Monday, May 21, 2012

Scriptshadow in LA - Packaging Material

So because I’m in LA this week running around like a crazy person, there won’t be any reviews.  Well, maybe I’ll have an Amateur Friday review but it’ll depend on time.  I’ll try to post bite-sized chunks of content in the mean time and I’ll start with a little background detailing The Disciple Program sale.

On that crazy first day two months ago when Tyler and I first went out with the script, within about 4 hours, the script had attached an A-List producer and an A-List actor and was being brought in to one of the major studios.  Within about 5 hours, some very big numbers were being discussed.  But here’s the thing.  The A-List actor hadn’t read the script yet.  Or at least, we didn’t know if he had.  He was off shooting a movie in another part of the world.  We knew someone close to him had read the script and was confident the actor would want to do it.  But we didn’t know if he had personally read it.

And this was where I experienced first hand one of those weird confusing things about Hollywood. Sometimes actors will attach themselves to projects without reading the script.  The thing is, I guess, that an actor attaching himself to something doesn’t mean that much in the grand scheme of things.  He’s not signing any official contract.  He’s just saying he’s interested in the project enough to put his name on it.  So he’s not really risking anything if he attaches himself.  Still, as far as the studio is concerned, just his name can be enough to pull the trigger on the sale. They like the script anyway.  But now they have an actor who can open a movie.  Kaboom!

But here’s what you have to keep in mind.  If an actor hasn’t read a script before he’s attached himself to it, you’re taking a risk.  Because what if he reads it later on and doesn’t like it?  Then the package the studio bought is no longer in place and that big splashy sale you made is in danger of becoming like 90% of all script sales – another screenplay that never makes it to the big screen. 

So Tyler and his agents decided to pull back and package the project more securely. That meant getting an actor that they knew was going to make the movie, as well as a director.  The thing with directors is that it’s very hard to get a good one attached to a script.  Remember, unlike actors, who can make 3 movies a year, directors take years to make a movie.  So they’re much pickier.  Getting anyone of significance can be extremely challenging.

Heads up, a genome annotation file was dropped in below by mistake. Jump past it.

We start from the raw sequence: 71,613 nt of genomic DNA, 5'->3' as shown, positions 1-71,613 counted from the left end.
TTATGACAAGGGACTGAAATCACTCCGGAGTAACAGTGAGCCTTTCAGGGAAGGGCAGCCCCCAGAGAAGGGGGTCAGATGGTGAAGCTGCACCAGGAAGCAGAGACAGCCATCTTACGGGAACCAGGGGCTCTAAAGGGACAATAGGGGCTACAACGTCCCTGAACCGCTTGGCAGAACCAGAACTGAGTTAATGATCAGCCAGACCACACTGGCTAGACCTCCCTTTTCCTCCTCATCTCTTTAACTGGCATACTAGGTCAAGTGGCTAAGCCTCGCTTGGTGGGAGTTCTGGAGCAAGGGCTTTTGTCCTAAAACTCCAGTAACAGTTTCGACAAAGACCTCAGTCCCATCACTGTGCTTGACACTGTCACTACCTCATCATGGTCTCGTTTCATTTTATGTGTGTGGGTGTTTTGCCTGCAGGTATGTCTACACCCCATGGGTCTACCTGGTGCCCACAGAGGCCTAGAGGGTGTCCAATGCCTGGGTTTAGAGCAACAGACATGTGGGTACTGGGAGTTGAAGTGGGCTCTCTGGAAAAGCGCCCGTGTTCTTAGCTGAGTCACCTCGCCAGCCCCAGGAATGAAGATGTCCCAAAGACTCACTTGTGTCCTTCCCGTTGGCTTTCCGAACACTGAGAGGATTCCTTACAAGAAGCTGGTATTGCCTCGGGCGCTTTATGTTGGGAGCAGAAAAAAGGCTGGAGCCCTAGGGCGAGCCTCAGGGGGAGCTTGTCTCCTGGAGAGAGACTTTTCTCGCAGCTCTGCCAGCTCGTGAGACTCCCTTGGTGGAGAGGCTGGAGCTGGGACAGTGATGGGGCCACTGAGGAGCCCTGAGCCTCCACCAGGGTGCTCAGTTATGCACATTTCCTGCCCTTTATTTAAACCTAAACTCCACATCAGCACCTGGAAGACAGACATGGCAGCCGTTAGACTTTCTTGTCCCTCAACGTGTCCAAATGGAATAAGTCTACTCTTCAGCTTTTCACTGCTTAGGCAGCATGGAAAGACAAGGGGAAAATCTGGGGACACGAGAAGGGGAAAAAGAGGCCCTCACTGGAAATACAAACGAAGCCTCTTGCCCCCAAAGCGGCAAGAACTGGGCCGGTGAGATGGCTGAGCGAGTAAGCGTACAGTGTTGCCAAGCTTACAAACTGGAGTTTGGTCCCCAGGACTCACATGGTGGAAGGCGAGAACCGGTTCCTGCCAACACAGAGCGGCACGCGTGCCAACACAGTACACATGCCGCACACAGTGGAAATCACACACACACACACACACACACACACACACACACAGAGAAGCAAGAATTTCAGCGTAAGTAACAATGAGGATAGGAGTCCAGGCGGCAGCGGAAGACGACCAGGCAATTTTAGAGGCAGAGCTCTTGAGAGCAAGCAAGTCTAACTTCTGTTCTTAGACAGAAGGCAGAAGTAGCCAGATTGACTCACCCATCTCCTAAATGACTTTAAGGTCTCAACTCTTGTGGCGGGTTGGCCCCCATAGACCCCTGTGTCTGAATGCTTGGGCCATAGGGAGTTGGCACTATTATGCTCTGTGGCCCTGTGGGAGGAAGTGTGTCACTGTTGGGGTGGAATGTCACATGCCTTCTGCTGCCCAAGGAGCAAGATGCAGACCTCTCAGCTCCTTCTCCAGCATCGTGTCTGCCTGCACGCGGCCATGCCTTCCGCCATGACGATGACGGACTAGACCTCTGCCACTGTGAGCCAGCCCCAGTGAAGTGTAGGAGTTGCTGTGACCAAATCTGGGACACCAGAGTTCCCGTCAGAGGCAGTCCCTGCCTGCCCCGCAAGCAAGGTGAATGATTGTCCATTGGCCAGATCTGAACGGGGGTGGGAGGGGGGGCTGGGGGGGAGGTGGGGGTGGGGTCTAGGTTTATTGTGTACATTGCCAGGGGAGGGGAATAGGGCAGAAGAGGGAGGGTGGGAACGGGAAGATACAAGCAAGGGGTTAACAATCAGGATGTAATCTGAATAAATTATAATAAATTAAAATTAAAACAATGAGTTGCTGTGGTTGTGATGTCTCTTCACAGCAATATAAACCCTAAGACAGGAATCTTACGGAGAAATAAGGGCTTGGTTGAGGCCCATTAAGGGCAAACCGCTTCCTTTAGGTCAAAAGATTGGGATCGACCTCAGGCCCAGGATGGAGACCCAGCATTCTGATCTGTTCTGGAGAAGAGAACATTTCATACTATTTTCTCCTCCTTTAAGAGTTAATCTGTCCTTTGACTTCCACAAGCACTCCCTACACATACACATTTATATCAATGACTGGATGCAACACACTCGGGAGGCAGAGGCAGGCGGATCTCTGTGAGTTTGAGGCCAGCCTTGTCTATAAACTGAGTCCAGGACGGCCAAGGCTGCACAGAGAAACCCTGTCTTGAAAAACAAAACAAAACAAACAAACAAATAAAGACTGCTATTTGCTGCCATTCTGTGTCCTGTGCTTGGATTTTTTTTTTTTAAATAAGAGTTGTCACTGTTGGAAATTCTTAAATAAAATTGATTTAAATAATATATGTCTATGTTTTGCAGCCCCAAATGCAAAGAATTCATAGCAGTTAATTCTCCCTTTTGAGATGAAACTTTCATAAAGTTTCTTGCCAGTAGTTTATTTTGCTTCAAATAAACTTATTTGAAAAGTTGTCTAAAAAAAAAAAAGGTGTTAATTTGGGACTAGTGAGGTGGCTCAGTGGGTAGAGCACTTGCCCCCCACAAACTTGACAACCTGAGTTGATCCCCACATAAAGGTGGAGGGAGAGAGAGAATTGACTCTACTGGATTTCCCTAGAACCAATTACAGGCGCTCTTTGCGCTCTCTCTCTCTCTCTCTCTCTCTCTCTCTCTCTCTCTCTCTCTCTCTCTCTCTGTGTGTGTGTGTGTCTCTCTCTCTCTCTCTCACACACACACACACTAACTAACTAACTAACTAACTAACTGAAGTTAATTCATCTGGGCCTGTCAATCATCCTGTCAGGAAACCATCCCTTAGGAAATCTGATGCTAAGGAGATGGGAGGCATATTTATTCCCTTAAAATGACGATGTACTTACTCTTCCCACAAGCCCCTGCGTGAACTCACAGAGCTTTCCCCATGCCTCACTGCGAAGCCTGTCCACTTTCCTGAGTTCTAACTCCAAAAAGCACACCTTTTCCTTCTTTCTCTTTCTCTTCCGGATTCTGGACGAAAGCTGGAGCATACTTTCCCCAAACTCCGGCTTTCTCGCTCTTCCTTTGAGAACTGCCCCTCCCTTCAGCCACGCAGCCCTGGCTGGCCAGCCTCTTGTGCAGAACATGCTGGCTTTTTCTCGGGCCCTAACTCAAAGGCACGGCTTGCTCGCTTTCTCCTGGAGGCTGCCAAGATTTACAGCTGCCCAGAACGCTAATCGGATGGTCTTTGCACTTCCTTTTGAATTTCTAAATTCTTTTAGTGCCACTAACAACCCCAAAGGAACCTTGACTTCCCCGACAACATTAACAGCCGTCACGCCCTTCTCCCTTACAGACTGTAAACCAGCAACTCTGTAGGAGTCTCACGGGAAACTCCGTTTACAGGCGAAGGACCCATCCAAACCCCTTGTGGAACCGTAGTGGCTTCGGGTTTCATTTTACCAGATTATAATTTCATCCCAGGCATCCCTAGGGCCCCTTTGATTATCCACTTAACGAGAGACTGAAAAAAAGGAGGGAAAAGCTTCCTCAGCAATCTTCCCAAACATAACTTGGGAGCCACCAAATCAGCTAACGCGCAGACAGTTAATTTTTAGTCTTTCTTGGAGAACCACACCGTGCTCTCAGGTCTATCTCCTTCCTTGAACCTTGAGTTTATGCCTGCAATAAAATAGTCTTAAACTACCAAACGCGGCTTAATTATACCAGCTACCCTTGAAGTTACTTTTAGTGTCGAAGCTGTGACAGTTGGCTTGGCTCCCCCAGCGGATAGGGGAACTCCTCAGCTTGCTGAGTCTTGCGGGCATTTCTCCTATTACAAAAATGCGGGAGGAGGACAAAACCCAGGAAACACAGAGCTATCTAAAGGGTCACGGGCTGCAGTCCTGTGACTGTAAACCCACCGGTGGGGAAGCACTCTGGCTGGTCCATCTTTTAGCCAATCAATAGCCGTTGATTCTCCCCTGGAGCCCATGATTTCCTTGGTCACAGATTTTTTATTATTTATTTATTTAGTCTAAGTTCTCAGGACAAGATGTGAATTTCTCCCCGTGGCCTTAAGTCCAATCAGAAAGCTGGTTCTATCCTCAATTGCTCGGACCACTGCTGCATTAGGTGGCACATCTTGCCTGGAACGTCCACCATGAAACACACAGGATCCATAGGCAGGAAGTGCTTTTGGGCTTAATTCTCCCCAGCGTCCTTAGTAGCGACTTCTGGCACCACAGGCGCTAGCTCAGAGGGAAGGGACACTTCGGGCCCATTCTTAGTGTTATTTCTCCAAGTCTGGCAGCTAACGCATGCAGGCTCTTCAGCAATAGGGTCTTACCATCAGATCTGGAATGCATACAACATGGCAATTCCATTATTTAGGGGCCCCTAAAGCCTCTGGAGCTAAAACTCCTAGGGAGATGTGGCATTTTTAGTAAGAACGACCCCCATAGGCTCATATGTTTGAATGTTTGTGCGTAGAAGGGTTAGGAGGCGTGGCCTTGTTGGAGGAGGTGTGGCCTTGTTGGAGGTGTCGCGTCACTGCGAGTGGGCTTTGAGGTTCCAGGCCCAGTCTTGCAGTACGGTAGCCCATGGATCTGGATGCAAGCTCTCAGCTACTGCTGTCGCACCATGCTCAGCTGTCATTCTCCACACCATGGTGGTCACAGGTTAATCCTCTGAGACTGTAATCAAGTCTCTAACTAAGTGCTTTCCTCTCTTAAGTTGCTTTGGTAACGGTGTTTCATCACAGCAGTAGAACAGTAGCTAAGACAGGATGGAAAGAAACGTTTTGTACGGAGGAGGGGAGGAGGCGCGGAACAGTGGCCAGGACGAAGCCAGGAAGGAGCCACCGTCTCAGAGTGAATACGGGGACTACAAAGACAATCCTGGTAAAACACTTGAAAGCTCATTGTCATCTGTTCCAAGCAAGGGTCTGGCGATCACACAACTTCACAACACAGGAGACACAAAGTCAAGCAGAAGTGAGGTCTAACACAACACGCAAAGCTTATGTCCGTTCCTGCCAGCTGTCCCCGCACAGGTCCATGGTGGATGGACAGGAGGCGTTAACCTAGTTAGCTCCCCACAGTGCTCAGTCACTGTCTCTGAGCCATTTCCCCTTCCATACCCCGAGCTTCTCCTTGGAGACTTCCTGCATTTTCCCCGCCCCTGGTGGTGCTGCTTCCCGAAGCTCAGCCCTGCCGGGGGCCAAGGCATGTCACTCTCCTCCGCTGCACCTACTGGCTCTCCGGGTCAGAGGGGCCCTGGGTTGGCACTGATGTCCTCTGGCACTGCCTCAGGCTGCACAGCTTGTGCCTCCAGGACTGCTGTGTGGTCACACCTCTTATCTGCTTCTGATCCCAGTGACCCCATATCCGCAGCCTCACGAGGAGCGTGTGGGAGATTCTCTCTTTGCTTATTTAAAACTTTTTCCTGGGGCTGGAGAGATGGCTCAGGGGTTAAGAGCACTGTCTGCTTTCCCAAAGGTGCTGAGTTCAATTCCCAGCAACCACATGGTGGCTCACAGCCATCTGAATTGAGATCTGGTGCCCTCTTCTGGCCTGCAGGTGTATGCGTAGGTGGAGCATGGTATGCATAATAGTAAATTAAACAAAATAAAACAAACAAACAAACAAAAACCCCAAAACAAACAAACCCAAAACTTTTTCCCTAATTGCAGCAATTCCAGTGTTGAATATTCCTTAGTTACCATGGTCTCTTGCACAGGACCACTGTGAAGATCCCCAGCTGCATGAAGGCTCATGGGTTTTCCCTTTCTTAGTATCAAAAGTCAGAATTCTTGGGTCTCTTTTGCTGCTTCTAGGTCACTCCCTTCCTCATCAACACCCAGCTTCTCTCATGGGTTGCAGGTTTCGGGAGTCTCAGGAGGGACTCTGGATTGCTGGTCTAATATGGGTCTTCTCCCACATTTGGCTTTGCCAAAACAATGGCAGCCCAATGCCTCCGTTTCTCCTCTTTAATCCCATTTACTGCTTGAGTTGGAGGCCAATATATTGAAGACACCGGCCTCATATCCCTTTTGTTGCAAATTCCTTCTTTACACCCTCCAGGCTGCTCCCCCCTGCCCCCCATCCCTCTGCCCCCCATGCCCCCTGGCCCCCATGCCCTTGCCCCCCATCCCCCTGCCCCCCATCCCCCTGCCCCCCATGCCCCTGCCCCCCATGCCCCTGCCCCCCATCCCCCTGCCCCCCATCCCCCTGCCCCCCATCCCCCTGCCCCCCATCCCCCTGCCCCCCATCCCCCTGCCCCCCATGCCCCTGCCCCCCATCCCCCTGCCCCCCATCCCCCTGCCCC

So now you have a great script, an actor who’s telling the studio he definitely wants to make the movie, and a director.  It’s basically like the movie’s being handed to the studio.  They can see it.  They don’t have to do anything.  That’s appealing.  And it’s better for the writer when that happens too.  As coveted a prize as making that big spec sale is to a screenwriter, the people on the other side of the fence look at it much differently.  They see spec sales all the time, shrug their shoulders indifferently, and say, “It’ll never get made.”  And they’re usually right. 

The only thing anyone really cares about or puts any stock in is GETTING THE MOVIE MADE.   That’s the true finish line.  That’s when you get all the respect, all the accolades.  And the reason why is because it’s really f*cking hard to do.  Which is why having produced credits on your resume ups your profile so much.  So in a lot of ways, carefully stepping back and packaging The Disciple Program was important for Tyler’s career.  Because if Disciple gets made, he’s officially in the mix.  His profile shoots up and his quote shoots up as well.  A produced screenwriter is a BIG deal because that writer’s proven that his words get movies made.   Since that’s all anyone wants to do, everyone in the business is seeking THOSE screenwriters out first.

Still, I keep thinking back to that day when we sent the script out and think, “If Tyler would’ve sold it that day, it would’ve been a HUGE story that people would’ve been talking about for years.”  I mean, nothing like that had ever happened before.  There were so many weird variables to selling that script– and in that amount of time (5 hours??).  With no reps.  With a first time writer that no one had even heard of 3 hours ago?  It would’ve raised Tyler’s profile in a completely different way.  Because going through that packaging process took so much time, a lot of that had been forgotten, and the buzz wasn’t as high.  There was definitely a trade-off to going that route.

I think when I first started all this, I thought the process was a lot simpler.  You send a script out and people either buy it or they don’t.  But there’s a lot of planning – a lot of strategy that goes into it.  Do you go out to actors first?  Try to get a director?  Who do you go out to?  Who do you avoid?   Do you prep everyone?  Or do you spring it on them out of nowhere, like we did? That approach was what got the project so much buzz in the first place because everyone was trying so hard to figure out what Disciple Program was and where it came from that they were calling everyone else.

I think the route Tyler ended up taking was the better one for his career.  But I’m not going to lie and say I don’t think about what would’ve happened had it sold that day.  It would’ve been mayhem.  Not even Deadline would’ve been able to ignore the Scriptshadow factor if that had happened.  J  What do you guys think?